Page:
Another quirky experimental feature of Vivaldi is, it has an email client built into it. You can enable it easily by going to vivaldi://experiments. It contains a Calendar, Contacts and an email client. Unconventional for browser features, but it is not an useless decision. Vivaldi has a community feature that provides email accounts, although with SMS verification, and a basic blogging platform for the users. It is called Vivaldi.net account, and it is more than a sync account. So it is normal that the browser can have a built in Email client as opposed to slow and non-native online webmail.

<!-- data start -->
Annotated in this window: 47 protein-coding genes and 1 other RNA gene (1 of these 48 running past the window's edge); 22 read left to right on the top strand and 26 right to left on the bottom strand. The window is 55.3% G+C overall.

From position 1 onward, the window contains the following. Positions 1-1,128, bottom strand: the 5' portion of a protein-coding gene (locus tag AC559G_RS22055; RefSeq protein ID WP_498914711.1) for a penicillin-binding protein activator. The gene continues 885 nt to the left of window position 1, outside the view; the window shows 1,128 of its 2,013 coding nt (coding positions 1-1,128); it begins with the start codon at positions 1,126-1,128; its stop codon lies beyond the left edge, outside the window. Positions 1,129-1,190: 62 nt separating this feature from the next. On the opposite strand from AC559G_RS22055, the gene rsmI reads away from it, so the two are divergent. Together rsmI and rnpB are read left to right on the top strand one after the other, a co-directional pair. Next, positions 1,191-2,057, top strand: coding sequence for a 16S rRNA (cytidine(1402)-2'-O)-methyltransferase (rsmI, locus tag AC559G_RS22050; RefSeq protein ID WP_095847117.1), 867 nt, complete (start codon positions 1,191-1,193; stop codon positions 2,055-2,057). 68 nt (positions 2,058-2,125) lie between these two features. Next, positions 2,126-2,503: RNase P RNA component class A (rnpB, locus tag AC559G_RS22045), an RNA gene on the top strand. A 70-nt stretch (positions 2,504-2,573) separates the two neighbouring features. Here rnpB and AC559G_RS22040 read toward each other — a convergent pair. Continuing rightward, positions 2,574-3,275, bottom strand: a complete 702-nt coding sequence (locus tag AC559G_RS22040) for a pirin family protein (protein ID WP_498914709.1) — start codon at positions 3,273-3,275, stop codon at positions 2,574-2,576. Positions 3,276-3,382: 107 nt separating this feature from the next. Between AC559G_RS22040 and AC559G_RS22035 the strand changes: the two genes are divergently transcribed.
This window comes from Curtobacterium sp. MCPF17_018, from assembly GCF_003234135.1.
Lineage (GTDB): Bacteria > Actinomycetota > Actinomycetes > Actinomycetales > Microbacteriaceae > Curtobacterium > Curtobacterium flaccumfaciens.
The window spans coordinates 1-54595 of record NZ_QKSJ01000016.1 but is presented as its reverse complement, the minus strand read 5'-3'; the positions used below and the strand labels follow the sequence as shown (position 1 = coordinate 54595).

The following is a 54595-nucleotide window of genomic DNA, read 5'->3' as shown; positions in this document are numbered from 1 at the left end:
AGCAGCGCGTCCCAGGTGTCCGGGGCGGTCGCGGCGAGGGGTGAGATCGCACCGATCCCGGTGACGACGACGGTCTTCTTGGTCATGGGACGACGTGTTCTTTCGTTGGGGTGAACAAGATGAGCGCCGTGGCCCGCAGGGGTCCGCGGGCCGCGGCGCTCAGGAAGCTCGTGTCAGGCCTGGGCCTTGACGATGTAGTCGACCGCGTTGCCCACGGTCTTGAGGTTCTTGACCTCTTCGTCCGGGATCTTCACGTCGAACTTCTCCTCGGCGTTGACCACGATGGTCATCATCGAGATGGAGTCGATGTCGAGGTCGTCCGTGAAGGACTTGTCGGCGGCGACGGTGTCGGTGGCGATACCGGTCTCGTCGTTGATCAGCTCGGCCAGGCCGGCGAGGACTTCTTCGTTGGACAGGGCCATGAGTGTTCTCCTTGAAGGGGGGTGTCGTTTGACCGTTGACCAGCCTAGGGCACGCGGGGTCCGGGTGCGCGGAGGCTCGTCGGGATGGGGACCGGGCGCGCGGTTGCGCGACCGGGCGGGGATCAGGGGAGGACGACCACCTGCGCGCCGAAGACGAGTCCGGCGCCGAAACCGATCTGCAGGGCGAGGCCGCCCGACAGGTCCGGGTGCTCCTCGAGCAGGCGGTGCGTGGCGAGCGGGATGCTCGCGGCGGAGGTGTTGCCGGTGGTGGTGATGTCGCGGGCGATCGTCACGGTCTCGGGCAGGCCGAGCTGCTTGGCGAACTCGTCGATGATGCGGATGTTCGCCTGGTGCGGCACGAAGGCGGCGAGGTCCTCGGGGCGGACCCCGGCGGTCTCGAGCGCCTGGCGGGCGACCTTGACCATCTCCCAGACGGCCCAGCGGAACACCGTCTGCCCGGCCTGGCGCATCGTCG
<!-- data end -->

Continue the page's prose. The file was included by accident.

So is it worth it? Can you replace Chromium with Vivaldi? The answer is yes you can. It has more features and is privacy friendly. You can use all Chromium features sacrificing nothing, and you can import your Chromium data easily. Although I recommend Firefox over any browser if you want more privacy, Vivaldi is for those who like Chromium engine. For Chromium based browsers, Brave has more privacy options along with features like TOR and IPFS. But Vivaldi has more features and cool stuff.
I may soon write a detailed comparison of all privacy friendly browsers, Comment, which is your current and favorite browser and which browsers I should add to the comparison. Thank you very much for reading and have a great day.